2. Using Chevron’s ISOCLEAN® Certified Lubricants makes it easier to maintain supply for emergency use. If you have a large hydraulic spill and need to fill up the reservoir to get it back up running, you don’t want to replenish your reservoir with dirty oil that hasn’t been filtered.  This action can contaminate the system you’ve already invested money into cleaning.
  3. Reach out to industry experts and see what options are available to modify your equipment.  Especially now that virtual meetings have become commonplace, it’s easy to scope out projects and improvements with outside support. This means less research required for a program manager to find solutions to lubrication issues. It can also provide more information for maintenance managers to decide the most efficient use of their budget. 


The last group you want to look for buy-in from is the corporate gatekeepers. While corporate reliability teams may be primed to give support to a program, they’re often facing the same kind of budgetary constraints of a plant’s leadership.


  1. More reliability is more uptime. Corporate leadership is looking at the numbers.  They want to see that overall machine uptime is improving, that the mean time between failure is becoming greater, and that the overall manpower required to maintain that machine is not increasing. Precision lubrication is directly related to machine life and machine life is directly related to how much manpower is required to maintain assets.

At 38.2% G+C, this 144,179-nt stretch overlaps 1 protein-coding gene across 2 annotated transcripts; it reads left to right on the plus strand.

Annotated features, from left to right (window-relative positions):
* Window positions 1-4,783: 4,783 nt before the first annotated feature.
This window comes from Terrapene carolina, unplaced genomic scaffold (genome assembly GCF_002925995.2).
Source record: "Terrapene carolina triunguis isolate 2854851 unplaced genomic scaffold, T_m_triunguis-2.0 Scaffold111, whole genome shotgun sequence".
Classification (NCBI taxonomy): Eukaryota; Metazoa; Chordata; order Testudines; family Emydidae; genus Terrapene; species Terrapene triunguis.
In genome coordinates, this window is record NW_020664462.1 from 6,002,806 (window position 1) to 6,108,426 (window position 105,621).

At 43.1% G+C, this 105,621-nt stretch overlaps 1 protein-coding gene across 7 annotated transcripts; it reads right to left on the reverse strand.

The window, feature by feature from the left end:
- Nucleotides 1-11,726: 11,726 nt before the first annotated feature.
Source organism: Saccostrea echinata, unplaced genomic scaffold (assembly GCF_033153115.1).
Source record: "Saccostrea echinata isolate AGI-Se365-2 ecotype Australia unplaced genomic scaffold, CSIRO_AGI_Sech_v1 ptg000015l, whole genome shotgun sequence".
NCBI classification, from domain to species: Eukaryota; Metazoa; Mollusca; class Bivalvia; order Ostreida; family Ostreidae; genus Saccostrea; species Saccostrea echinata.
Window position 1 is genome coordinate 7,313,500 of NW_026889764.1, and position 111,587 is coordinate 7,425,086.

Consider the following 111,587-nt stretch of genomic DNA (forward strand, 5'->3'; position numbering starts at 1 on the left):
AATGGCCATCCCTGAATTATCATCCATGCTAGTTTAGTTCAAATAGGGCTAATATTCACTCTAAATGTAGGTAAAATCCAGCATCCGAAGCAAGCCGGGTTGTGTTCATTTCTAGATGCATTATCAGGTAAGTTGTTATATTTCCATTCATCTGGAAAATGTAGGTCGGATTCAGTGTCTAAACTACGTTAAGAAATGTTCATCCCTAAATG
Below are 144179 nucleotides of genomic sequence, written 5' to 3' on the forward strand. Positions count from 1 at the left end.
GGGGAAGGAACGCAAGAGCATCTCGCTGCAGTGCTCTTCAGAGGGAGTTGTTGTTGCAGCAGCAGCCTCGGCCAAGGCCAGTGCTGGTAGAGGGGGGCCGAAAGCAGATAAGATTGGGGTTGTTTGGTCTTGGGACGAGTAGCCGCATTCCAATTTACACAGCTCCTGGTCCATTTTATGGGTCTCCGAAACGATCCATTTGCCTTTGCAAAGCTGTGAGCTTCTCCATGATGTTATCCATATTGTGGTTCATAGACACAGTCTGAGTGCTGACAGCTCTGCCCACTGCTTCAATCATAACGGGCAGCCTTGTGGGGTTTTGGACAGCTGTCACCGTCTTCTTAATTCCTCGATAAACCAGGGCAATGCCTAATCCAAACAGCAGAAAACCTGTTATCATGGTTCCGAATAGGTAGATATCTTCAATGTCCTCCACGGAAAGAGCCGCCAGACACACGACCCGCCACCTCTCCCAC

2. Start with small improvements and program initiatives and wait to expand when you are doing those things well. This builds a solid foundation for the future of your program, and it allows you to document the improvements as you progress. Sharing these improvements with small, incremental spending gives more credence to a request for larger investments in the program. 
  3. Chevron’s ISOCLEAN® Certified Lubricants help companies extend the life of their equipment. Eighty-two percent of equipment failure is due to contaminants in the oil. Starting with clean oil lowers the probability of the equipment failing. Longer running equipment means less maintenance costs or equipment turnover which means an improved bottom line. This should make corporate leadership very happy. As you build your program and begin to see some of the wins, make sure to document and share those victories. For your maintainers, those wins are a testament to their hard work. For your peers, those wins stem from their support of your initiatives. For the corporate gatekeepers, those wins are proof the precision lubrication program is adding value to your site and to the organization.  


Kate Harnage
Kate Harnage is a Lubrication Engineer SME for Des-Case Corporation. Prior to joining Des-Case, Kate worked as a reliability engineer and maintenance supervisor in the wood products manufacturing industry. She holds a Bachelor of Science degree in mechanical engineering from Kennesaw State University and a Bachelor of Arts degree in Corporate Communications from the College of Charleston. She also holds Machinery Lubrication Technician and Machinery Lubrication Analyst certifications as well as certifications in vibration analysis, root cause analysis, and ultrasound. Her core expertise: -contamination control strategy; -machinery modification; -root cause analysis; -predictive maintenance optimization.